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Research at the Princess Elisabeth Research Station: DELAQUA

Starting in January 2010, Dr. Elie Verleyen from the Department of Biology at the University of Ghent will join the scientific teams of BELARE 2009-2010 for a period of 5 weeks at the Princess Elisabeth Station in Antarctica to pursue his DELAQUA project. This research project is deployed in collaboration with other international initiatives such as the British Antarctic Survey's CACHE PEP project (Natural climate variability -extending the Americas palaeoclimate transect through the Antarctic Peninsula to the Pole) and the EBA (Evolution of Biology in the Antarctic) program of the Scientific Committee on Antarctic Research.

Elie Verleyen is no novice to Antarctica. His 2009-2010 trip will be his fourth on record since he has started bringing research attention to the 7th continent (paleoclimate and microbiology). Winner of the prestigious Antarctica InBev-Baillet Latour Fellowship Award in 2008, Elie Verleyen will investigate the deglaciation history of the region and study Antarctic micro-organisms in order to:

  • assess their diversity and biogeography and
  • address the evolution of Earth's climate over the past 10,000 years.

"Recent climate changes in some parts of Antarctica appear to be unique and isolated phenomena when transposed to the 4 millennia context of climate history. The DELAQUA project attempts to place current climate change in the context of the Earth's natural variability," explains Dr. Verleyen. "To do this, we use biological indicators such as pigments and organic material in lake sediment cores to study past climate changes. By analyzing the microorganisms using microscopy and fossil DNA we are also able to assess the impact of climate and environmental changes on these organisms. Interestingly, a large amount of the microorganisms we find are endemic to Antarctica and occur nowhere else on the planet."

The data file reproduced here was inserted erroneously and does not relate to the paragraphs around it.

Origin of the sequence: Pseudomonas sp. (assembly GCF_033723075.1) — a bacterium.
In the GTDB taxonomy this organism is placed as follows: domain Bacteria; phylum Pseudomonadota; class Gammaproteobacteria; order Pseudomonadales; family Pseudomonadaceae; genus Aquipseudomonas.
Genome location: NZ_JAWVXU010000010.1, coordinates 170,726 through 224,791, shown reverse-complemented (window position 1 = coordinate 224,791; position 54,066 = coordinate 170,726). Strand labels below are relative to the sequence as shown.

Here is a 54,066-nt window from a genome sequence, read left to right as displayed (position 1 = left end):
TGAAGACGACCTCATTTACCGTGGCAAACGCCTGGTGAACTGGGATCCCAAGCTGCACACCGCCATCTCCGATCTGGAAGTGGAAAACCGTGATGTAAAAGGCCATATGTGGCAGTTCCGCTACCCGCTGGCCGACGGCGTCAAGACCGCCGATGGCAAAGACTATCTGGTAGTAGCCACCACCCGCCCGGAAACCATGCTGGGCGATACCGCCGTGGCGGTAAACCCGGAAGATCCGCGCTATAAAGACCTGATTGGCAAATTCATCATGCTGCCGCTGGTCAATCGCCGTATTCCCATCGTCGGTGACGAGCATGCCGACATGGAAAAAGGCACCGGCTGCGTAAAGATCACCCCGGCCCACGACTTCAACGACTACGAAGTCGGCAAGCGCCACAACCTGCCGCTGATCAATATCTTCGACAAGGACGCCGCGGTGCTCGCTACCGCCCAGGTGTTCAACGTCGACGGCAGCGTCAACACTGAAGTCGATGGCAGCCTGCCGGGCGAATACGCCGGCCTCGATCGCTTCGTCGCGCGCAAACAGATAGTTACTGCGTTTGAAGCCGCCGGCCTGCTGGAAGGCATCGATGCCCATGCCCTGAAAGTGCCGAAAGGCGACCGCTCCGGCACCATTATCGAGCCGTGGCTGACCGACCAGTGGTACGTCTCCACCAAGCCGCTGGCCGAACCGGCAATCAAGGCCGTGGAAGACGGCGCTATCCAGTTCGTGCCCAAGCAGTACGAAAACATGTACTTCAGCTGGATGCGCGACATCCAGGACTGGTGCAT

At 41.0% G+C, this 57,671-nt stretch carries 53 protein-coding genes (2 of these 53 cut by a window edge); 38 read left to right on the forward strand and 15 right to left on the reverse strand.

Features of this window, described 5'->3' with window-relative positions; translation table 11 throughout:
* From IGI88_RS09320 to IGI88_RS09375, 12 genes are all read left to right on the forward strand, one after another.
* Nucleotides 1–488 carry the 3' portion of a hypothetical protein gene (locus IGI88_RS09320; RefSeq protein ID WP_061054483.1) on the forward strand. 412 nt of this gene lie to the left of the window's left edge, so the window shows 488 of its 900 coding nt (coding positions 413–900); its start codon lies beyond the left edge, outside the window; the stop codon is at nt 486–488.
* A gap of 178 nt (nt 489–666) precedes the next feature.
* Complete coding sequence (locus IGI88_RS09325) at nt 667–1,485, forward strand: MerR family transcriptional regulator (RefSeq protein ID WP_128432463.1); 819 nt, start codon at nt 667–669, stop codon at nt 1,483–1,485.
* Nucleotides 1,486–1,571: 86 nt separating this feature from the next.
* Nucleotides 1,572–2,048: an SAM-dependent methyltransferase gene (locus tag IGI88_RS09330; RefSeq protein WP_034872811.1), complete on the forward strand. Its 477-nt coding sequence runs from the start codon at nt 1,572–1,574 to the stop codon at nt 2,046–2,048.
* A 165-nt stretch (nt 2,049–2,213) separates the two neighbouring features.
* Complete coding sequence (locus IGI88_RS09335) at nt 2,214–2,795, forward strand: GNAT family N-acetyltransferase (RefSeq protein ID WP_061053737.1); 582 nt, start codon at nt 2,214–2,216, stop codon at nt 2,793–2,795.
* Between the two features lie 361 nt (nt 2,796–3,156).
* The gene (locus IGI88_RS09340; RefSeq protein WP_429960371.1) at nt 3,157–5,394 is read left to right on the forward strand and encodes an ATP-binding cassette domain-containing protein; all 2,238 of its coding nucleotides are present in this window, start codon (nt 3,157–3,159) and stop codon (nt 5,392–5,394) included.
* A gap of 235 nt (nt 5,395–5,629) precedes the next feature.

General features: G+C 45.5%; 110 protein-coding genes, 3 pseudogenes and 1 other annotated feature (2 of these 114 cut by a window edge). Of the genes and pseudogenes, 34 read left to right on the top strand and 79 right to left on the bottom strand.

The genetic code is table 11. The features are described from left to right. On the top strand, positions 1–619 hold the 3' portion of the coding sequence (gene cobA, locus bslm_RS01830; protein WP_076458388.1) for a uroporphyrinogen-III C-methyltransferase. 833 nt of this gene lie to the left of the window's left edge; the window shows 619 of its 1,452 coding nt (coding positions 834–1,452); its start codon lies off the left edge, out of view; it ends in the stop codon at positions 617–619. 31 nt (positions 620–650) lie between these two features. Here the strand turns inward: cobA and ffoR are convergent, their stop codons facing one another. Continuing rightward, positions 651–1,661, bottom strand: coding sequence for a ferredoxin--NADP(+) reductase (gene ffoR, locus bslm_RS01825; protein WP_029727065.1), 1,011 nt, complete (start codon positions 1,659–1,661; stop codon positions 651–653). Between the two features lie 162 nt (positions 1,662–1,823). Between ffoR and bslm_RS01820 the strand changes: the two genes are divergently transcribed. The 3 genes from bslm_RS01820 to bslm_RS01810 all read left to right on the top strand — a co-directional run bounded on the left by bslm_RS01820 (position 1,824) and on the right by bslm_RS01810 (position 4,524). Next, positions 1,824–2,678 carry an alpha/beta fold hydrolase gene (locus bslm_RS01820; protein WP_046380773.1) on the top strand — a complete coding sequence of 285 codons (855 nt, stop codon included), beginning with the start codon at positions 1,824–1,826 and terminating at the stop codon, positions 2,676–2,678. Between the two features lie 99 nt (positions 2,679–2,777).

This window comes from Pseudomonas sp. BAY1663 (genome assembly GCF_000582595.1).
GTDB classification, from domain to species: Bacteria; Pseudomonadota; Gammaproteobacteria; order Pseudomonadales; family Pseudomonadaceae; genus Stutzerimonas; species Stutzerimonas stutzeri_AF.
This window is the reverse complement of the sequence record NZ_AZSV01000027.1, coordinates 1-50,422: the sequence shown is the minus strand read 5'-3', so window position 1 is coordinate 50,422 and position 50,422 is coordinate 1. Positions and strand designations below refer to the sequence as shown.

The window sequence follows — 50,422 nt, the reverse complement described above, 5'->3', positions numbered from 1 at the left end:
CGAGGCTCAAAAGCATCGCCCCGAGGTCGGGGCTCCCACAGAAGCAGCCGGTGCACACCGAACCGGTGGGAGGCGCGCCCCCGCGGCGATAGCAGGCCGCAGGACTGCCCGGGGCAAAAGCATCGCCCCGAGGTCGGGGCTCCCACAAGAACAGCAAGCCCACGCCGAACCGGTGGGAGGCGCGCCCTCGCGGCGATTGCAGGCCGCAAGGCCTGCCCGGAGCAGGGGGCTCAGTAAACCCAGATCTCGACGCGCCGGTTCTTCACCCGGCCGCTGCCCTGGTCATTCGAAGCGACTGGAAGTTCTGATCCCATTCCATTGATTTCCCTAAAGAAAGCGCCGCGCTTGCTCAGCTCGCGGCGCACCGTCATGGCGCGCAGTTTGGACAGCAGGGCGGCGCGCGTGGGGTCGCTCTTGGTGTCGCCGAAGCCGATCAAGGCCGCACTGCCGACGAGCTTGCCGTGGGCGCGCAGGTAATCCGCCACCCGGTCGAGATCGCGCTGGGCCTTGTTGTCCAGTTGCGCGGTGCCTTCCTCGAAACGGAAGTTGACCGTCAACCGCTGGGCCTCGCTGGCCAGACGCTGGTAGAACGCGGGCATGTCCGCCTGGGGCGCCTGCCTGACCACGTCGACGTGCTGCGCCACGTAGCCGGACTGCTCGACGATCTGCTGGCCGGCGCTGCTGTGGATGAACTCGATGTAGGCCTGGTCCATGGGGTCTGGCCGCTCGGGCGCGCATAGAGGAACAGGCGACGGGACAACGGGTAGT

BELARE 2009-2010: Field Research

In order to find these microorganisms, Elie Verleyen will drill sediment cores into the bottom of lakes with the help of researchers from the British Antarctic Survey. Due to the location of his field research, Dr. Verlyen will also depend on logistical assistance from both Russia and Japan, the two countries having scientific stations closest to the Princess Elisabeth Station. Dr. Verleyen will then freeze the cores before sending them back to the laboratory of the University of Ghent for further analysis. In a broader context, these past climate change records will be interlinked with records taken elsewhere, including ice cores from Antarctica, and lake sediment and tree ring records from temperate and tropical regions.

This campaign will also contribute to studying how the regional dynamics of Antarctic glaciers respond to climate changes, how climate variations have influenced microbiological populations in Antarctic lakes over the past and to, perhaps predict, what the effects of further climate changes could be in the future. By finding answers to these questions, it should come out whether current climate change is an isolated phenomenon or whether it is part of a larger picture that fits into a natural rhythmic process. Data collected will also serve to refine existing climate models, while yet another objective of the DELAQUA project is to collect living microorganisms which could potentially have industrial applications.

Antarctica InBev-Baillet Latour Fund Fellowship Award

The InBev-Baillet Latour Fund recognized the multidisciplinary approach and potentially major scientific impact of Elie Verleyen's project from the very beginning. "This project is related to the macro-ecology and biogeography of micro-organisms as well as to the potential use of microalgae for the development of new materials and biological products," says the InBev-Baillet Latour Fund in its press release. The InBev-Baillet Latour Fund award is granted every year to a doctoral or post-doctoral researcher, regardless of nationality, who is enrolled at a Belgian University or a Federal research institute and whose research requires conducting field activities at the Princess Elisabeth Station or in its vicinity.

The InBev-Baillet Latour Fund is a sponsor of the Princess Elisabeth Station in many respects. It provides scientific equipment and support to the Station and finances the InBev-Baillet Latour Antarctica Fellowship Award. The InBev-Baillet Latour Fund has also financed a scientific movie about the Princess Elisabeth Station which is entitled "Building the Future".

Author: IPF

Picture: International Polar Foundation - © International Polar Foundation

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